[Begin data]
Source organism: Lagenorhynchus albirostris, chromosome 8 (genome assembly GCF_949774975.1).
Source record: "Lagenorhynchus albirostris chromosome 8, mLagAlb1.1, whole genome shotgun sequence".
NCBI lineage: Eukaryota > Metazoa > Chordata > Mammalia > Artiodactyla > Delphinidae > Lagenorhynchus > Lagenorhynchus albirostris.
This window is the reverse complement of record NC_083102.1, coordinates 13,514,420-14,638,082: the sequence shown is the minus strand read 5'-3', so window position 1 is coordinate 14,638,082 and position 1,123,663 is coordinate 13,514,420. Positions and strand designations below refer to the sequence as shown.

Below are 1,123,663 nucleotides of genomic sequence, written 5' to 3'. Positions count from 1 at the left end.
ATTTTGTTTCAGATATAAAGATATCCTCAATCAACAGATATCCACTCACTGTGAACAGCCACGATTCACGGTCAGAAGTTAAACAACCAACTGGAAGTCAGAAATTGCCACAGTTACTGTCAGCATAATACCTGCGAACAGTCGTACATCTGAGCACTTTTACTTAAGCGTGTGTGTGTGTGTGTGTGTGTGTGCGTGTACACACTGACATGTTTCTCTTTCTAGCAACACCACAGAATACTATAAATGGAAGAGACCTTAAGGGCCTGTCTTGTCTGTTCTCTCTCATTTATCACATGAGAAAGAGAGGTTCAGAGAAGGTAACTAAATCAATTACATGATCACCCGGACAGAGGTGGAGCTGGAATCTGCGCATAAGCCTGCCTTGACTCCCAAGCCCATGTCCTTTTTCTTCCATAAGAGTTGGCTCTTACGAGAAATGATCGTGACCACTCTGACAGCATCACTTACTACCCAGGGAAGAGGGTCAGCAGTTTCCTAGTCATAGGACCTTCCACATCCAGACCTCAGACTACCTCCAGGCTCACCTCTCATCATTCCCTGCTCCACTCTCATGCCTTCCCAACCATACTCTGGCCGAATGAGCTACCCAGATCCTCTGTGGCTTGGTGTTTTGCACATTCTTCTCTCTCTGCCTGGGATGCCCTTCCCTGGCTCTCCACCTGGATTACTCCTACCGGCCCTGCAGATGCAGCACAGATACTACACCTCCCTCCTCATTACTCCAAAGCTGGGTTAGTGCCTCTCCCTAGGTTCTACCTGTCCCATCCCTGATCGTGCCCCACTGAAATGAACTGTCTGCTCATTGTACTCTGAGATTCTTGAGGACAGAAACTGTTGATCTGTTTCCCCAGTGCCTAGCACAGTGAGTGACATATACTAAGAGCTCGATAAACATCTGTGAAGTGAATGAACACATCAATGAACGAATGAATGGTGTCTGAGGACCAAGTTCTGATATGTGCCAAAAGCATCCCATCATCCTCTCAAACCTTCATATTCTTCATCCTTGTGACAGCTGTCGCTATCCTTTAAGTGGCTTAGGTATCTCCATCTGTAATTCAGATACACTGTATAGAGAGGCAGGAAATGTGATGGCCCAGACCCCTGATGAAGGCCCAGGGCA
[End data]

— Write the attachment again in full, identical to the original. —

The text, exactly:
Source organism: Lagenorhynchus albirostris, chromosome 8 (genome assembly GCF_949774975.1).
Source record: "Lagenorhynchus albirostris chromosome 8, mLagAlb1.1, whole genome shotgun sequence".
NCBI lineage: Eukaryota > Metazoa > Chordata > Mammalia > Artiodactyla > Delphinidae > Lagenorhynchus > Lagenorhynchus albirostris.
This window is the reverse complement of record NC_083102.1, coordinates 13,514,420-14,638,082: the sequence shown is the minus strand read 5'-3', so window position 1 is coordinate 14,638,082 and position 1,123,663 is coordinate 13,514,420. Positions and strand designations below refer to the sequence as shown.

Below are 1,123,663 nucleotides of genomic sequence, written 5' to 3'. Positions count from 1 at the left end.
ATTTTGTTTCAGATATAAAGATATCCTCAATCAACAGATATCCACTCACTGTGAACAGCCACGATTCACGGTCAGAAGTTAAACAACCAACTGGAAGTCAGAAATTGCCACAGTTACTGTCAGCATAATACCTGCGAACAGTCGTACATCTGAGCACTTTTACTTAAGCGTGTGTGTGTGTGTGTGTGTGTGTGCGTGTACACACTGACATGTTTCTCTTTCTAGCAACACCACAGAATACTATAAATGGAAGAGACCTTAAGGGCCTGTCTTGTCTGTTCTCTCTCATTTATCACATGAGAAAGAGAGGTTCAGAGAAGGTAACTAAATCAATTACATGATCACCCGGACAGAGGTGGAGCTGGAATCTGCGCATAAGCCTGCCTTGACTCCCAAGCCCATGTCCTTTTTCTTCCATAAGAGTTGGCTCTTACGAGAAATGATCGTGACCACTCTGACAGCATCACTTACTACCCAGGGAAGAGGGTCAGCAGTTTCCTAGTCATAGGACCTTCCACATCCAGACCTCAGACTACCTCCAGGCTCACCTCTCATCATTCCCTGCTCCACTCTCATGCCTTCCCAACCATACTCTGGCCGAATGAGCTACCCAGATCCTCTGTGGCTTGGTGTTTTGCACATTCTTCTCTCTCTGCCTGGGATGCCCTTCCCTGGCTCTCCACCTGGATTACTCCTACCGGCCCTGCAGATGCAGCACAGATACTACACCTCCCTCCTCATTACTCCAAAGCTGGGTTAGTGCCTCTCCCTAGGTTCTACCTGTCCCATCCCTGATCGTGCCCCACTGAAATGAACTGTCTGCTCATTGTACTCTGAGATTCTTGAGGACAGAAACTGTTGATCTGTTTCCCCAGTGCCTAGCACAGTGAGTGACATATACTAAGAGCTCGATAAACATCTGTGAAGTGAATGAACACATCAATGAACGAATGAATGGTGTCTGAGGACCAAGTTCTGATATGTGCCAAAAGCATCCCATCATCCTCTCAAACCTTCATATTCTTCATCCTTGTGACAGCTGTCGCTATCCTTTAAGTGGCTTAGGTATCTCCATCTGTAATTCAGATACACTGTATAGAGAGGCAGGAAATGTGATGGCCCAGACCCCTGATGAAGGCCCAGGGCA